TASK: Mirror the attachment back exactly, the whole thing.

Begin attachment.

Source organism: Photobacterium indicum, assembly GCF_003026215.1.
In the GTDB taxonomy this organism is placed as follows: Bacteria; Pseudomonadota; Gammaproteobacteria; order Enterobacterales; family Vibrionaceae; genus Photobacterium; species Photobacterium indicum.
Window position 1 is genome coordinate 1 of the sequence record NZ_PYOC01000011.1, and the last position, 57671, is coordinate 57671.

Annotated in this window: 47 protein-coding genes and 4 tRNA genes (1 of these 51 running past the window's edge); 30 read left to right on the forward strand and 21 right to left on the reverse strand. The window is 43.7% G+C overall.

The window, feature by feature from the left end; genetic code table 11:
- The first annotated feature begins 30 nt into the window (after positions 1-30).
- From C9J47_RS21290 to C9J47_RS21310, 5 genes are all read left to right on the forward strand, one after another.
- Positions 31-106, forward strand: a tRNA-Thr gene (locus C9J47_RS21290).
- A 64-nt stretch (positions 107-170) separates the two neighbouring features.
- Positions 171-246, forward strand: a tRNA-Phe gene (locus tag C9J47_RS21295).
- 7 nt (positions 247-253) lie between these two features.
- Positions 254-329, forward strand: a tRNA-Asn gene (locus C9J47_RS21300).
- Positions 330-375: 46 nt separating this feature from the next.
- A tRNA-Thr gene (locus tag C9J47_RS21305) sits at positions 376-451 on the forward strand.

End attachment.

Source organism: Photobacterium indicum, assembly GCF_003026215.1.
In the GTDB taxonomy this organism is placed as follows: Bacteria; Pseudomonadota; Gammaproteobacteria; order Enterobacterales; family Vibrionaceae; genus Photobacterium; species Photobacterium indicum.
Window position 1 is genome coordinate 1 of the sequence record NZ_PYOC01000011.1, and the last position, 57671, is coordinate 57671.

Annotated in this window: 47 protein-coding genes and 4 tRNA genes (1 of these 51 running past the window's edge); 30 read left to right on the forward strand and 21 right to left on the reverse strand. The window is 43.7% G+C overall.

The window, feature by feature from the left end; genetic code table 11:
- The first annotated feature begins 30 nt into the window (after positions 1-30).
- From C9J47_RS21290 to C9J47_RS21310, 5 genes are all read left to right on the forward strand, one after another.
- Positions 31-106, forward strand: a tRNA-Thr gene (locus C9J47_RS21290).
- A 64-nt stretch (positions 107-170) separates the two neighbouring features.
- Positions 171-246, forward strand: a tRNA-Phe gene (locus tag C9J47_RS21295).
- 7 nt (positions 247-253) lie between these two features.
- Positions 254-329, forward strand: a tRNA-Asn gene (locus C9J47_RS21300).
- Positions 330-375: 46 nt separating this feature from the next.
- A tRNA-Thr gene (locus tag C9J47_RS21305) sits at positions 376-451 on the forward strand.